Gina (My Precious Blog)'s Reviews > Peaceweaver

Peaceweaver by Rebecca Barnhouse
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's review
Sep 16, 2011

really liked it
Read from April 08 to 14, 2012



Publisher: Random House Books for Young Readers (March 27, 2012)
Length: 338 pages
Format: E-ARC
Genre: Historical Fiction, Fantasy
Series: Companion Novel
Completed: April 2012
Challenges: 2012 E-Book Challenge, 2012 YA Mythology Challenge, 2012 Outdo Yourself Challenge,

Sixteen year old, sister-daughter to the King, Hild, reacts on a whim to a vision, saving the future king from assasination by killing a man with her sword. Instead of receiving praise, she finds herself exiled. Her kingdom believes she is possessed, sending her away as a Peaceweaver to another tribe. (A "Peaceweaver" is a woman who is married off to an enemy tribe to establish a peace treaty or end a blood feud.) Forced to leave her tribe and all her childhood friends, Hild is horribly distraught. But she quickly discovers there are far worse things to worry about then her present predicament.

From Rebecca's website "Reading was like breathing to Rebecca when she was growing up. It still is. She loved the Little House books, and fought with her brother over books in the Alfred Hitchcock and the Three Investigators series. Later, she discovered science fiction and fantasy, from The Lord of the Rings to Arthur C. Clarke to Ursula K. LeGuin’s Earthsea series, and many, many other books she and her best friend shared. They still do.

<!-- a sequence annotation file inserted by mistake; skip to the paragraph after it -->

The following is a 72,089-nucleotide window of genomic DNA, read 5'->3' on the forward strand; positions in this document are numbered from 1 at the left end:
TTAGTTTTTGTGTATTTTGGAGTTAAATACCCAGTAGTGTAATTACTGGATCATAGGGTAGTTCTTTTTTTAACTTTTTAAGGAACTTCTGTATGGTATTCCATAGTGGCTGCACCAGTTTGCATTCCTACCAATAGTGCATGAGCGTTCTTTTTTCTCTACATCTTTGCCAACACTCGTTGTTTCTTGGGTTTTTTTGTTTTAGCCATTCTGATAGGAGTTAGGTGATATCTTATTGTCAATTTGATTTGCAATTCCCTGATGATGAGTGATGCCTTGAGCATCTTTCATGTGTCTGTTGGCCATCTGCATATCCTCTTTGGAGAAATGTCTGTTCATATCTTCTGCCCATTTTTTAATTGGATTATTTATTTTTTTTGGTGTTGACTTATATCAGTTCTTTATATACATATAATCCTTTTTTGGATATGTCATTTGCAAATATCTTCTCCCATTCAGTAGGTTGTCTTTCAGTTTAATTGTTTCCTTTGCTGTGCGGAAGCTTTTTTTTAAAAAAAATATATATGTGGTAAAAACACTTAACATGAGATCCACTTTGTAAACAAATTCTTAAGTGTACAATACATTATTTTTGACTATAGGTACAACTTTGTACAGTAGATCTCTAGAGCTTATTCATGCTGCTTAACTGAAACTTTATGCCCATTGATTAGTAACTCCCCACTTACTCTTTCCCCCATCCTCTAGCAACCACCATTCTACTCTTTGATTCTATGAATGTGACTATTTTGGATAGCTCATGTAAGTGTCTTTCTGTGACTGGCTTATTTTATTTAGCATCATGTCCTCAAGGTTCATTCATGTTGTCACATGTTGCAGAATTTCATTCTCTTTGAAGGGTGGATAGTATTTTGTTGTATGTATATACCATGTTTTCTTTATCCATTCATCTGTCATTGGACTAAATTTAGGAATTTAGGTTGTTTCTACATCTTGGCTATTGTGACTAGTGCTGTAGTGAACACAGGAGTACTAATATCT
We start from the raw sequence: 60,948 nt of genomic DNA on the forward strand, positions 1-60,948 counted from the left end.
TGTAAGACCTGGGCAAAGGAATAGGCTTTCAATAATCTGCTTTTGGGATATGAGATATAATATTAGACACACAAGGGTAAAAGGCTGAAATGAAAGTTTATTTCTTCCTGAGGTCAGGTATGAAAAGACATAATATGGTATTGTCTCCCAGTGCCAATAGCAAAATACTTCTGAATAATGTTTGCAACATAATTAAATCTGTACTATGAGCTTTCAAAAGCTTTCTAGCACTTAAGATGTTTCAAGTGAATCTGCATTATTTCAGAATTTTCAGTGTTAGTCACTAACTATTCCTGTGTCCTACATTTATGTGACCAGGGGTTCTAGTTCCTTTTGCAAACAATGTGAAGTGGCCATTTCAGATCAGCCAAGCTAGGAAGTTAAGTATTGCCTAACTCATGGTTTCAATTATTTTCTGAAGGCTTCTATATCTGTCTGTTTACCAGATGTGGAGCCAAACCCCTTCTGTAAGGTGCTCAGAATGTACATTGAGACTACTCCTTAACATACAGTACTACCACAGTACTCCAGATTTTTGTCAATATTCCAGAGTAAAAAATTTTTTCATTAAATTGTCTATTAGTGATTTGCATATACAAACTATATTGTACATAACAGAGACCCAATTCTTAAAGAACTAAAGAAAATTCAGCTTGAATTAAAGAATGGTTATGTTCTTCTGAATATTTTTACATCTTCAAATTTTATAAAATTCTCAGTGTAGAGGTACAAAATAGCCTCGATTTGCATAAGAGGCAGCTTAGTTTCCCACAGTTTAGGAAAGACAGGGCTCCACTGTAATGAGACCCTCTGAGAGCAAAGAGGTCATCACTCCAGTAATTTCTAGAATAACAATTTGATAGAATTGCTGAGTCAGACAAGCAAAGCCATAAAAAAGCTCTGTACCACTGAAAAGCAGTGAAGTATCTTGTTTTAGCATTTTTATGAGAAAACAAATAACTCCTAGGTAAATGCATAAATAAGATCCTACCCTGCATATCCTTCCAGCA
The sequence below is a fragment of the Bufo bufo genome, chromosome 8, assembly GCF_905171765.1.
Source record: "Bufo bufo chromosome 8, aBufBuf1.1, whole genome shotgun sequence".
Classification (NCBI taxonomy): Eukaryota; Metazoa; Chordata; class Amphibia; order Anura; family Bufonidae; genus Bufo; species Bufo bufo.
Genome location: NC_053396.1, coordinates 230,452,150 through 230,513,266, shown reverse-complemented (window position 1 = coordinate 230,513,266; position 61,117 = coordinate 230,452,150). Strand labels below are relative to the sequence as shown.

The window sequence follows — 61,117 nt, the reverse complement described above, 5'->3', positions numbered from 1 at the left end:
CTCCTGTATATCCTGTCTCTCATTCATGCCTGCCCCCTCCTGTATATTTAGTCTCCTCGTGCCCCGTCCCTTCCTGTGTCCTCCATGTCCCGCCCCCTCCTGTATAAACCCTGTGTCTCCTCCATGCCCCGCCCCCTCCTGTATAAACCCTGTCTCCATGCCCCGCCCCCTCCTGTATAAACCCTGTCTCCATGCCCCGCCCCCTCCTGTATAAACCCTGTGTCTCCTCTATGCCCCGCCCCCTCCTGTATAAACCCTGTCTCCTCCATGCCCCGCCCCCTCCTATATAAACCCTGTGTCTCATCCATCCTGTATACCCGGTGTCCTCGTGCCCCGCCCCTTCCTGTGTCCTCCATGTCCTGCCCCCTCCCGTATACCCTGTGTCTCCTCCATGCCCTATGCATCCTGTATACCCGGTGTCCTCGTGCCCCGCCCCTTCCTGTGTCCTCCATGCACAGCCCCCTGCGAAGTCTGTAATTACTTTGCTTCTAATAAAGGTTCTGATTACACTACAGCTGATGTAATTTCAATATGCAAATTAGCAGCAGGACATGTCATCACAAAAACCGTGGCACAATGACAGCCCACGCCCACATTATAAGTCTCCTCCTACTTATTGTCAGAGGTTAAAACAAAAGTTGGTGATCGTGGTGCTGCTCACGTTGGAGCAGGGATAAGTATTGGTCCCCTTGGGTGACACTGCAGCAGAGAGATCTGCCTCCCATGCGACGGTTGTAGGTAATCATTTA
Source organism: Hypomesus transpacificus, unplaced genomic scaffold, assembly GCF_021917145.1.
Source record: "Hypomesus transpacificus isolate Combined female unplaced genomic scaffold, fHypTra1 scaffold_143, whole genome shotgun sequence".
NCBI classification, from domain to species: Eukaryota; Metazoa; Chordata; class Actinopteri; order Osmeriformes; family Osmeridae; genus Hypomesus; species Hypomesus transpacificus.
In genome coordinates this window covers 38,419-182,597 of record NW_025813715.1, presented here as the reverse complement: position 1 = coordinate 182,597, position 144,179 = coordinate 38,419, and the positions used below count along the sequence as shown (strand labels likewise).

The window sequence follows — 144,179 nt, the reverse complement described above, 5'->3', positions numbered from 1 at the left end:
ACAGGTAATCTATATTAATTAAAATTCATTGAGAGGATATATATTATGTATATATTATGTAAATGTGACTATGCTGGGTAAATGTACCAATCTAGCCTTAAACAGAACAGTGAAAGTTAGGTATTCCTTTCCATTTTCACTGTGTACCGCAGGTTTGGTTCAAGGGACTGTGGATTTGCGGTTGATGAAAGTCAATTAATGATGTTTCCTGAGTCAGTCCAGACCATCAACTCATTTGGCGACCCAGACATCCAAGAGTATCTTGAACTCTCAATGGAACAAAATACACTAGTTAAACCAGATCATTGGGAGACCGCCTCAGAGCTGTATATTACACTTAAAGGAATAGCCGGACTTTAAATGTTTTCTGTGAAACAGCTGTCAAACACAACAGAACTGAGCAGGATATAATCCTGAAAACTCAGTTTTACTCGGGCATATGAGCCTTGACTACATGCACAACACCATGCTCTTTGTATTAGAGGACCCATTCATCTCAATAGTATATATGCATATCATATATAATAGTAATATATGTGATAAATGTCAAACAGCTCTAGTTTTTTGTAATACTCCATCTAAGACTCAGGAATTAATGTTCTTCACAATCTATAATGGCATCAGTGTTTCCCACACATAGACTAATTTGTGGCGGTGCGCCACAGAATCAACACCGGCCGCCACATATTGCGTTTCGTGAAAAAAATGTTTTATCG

Rebecca first encountered The Book of Margery Kempe during graduate school at the University of North Carolina at Chapel Hill, where she studied Anglo-Saxon manuscripts and medieval literature written in Old and Middle English, Old Norse, and other fascinating languages.

A native of Vero Beach, Florida, she now lives in Ohio, where she teaches and writes about medieval topics and about children’s literature set in the Middle Ages."